The Diet MythPosted July 17 2013
You might already know this, and if you don’t, you should!! It one of the most important points about why most dieting is bad, and why people tend to put on weight after a (fad) diet, ie the “yo-yo” effect.
When you go on a strict diet, particularly one that is a significant departure from your normal eating habits, your body doesn’t know why it is getting less food, nor for how long it will be getting less. Therefore your body starts to protect the energy sources it already has, and doesn’t just start using your fat stores, it also uses valuable muscle, as it tries to conserve fat as well.
In many cases, this dieting will mean a reduction in muscle mass, which unfortunately can mean that when a person finishes a diet and starts to eat normally, they will tend put weight back on, usually as fat. The person has inadvertently reduced their muscle mass, and then increased the proportion of body fat, they actually have less muscle and more fat and a much poorer body composition. In this instance (in fact in all instances), using weight as the sole measure of your health is very misleading, as muscle weights more than fat. Sometimes you might be doing all the right things - training hard, building muscle, whilst reducing fat levels, yet your weight does not appear to be reducing much. That is why we use key body measurements and skinfolds to assist us in measuring a client’s progress.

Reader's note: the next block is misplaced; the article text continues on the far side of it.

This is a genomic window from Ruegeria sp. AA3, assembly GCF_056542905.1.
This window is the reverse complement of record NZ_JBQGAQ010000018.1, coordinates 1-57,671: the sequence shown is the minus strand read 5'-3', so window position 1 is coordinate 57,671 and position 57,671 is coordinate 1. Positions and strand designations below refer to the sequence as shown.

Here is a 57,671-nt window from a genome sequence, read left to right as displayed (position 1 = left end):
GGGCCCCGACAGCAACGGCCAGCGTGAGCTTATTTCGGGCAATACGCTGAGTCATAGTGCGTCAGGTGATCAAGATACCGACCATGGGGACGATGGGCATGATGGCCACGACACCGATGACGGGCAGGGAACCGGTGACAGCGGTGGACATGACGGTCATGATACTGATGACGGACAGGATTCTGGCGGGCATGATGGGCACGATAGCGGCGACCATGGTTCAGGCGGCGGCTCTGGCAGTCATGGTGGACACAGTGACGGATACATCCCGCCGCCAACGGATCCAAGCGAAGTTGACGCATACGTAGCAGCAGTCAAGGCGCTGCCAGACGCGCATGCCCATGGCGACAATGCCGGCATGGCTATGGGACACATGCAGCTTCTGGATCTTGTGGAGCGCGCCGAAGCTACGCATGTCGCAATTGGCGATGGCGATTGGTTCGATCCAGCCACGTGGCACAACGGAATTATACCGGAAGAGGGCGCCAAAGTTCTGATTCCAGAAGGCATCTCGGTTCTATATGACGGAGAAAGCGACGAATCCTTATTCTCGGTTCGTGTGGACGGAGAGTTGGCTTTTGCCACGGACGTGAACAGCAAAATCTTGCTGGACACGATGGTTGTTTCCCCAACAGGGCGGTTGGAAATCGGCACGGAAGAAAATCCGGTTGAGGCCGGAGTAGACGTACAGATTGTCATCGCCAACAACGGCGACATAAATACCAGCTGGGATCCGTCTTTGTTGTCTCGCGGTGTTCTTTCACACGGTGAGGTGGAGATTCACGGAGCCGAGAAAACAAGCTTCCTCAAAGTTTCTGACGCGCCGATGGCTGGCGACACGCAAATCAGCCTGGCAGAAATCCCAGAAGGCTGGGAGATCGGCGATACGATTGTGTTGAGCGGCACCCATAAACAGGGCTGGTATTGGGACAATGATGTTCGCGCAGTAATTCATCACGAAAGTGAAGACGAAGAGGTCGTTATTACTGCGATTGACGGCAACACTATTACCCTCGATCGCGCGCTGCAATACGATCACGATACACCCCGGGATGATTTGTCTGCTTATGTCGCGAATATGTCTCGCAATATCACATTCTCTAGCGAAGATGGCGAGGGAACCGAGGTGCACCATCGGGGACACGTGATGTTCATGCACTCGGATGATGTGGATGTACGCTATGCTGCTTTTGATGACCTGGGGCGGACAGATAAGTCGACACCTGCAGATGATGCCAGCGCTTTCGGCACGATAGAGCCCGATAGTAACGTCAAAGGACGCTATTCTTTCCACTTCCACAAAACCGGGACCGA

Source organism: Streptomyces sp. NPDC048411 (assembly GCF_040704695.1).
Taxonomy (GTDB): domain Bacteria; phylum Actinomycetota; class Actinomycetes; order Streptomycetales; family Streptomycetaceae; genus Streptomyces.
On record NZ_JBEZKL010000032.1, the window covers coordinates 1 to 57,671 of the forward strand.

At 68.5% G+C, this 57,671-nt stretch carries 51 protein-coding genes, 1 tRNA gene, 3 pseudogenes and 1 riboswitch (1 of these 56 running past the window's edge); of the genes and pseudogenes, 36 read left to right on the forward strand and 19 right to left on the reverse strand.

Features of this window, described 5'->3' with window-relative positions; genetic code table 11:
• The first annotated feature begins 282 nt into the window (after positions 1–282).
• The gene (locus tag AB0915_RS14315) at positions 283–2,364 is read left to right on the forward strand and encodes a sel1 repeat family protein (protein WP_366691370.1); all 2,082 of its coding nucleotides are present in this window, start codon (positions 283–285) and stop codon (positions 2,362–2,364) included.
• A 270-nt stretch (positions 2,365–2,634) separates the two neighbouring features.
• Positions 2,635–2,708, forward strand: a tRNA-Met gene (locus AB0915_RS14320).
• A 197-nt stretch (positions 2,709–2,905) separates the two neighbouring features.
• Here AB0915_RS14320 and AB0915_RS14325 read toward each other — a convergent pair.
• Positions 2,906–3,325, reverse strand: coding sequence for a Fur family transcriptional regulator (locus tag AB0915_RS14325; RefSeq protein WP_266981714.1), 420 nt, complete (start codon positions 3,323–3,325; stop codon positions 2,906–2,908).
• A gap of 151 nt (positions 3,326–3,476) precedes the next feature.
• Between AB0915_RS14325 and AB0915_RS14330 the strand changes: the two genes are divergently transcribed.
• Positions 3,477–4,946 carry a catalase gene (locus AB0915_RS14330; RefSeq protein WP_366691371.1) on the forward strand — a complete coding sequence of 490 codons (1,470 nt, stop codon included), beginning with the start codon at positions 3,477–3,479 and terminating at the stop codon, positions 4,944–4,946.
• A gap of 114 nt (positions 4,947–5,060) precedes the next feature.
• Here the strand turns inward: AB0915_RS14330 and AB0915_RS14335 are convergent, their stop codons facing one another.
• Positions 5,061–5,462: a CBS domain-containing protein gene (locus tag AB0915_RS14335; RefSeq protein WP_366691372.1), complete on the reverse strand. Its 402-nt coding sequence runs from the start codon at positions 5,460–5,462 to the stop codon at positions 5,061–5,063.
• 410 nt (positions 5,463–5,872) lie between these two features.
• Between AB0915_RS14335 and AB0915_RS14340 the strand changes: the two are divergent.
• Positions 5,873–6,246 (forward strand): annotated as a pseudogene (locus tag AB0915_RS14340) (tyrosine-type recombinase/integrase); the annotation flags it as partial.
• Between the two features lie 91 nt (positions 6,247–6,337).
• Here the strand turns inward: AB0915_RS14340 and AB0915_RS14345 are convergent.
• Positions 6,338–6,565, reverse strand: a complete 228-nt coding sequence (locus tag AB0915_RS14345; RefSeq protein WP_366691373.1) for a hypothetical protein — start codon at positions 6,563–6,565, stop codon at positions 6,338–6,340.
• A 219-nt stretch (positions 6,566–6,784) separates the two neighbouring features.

The diet also means that the body slows it’s metabolism – which is completely counter to what we want. The majority of the body’s energy consumption is used to keep the body functioning, eg breathing, digesting, core temperature control, basic movement, etc use up more energy than anything else we do. Of course exercising uses energy but it is still not as much as the body uses to keep itself alive. The great thing about exercise is that it obviously uses energy while we are doing it, but certain types of exercising (eg strength training), increases our metabolism for quite a long time once we have finished – eg 24 to 36 hours.
It is simple; a good well balanced diet together with a consistent exercise program will see you be able to manage your body composition and fat levels (see post on Basic Eating Tips). You need to ensure you are achieving a Negative Calorie Balance – make sure you are using more energy than you consume.
GET ACTIVE. BE SENSIBLE ABOUT WHAT YOU CONSUME.
The Fitwell Team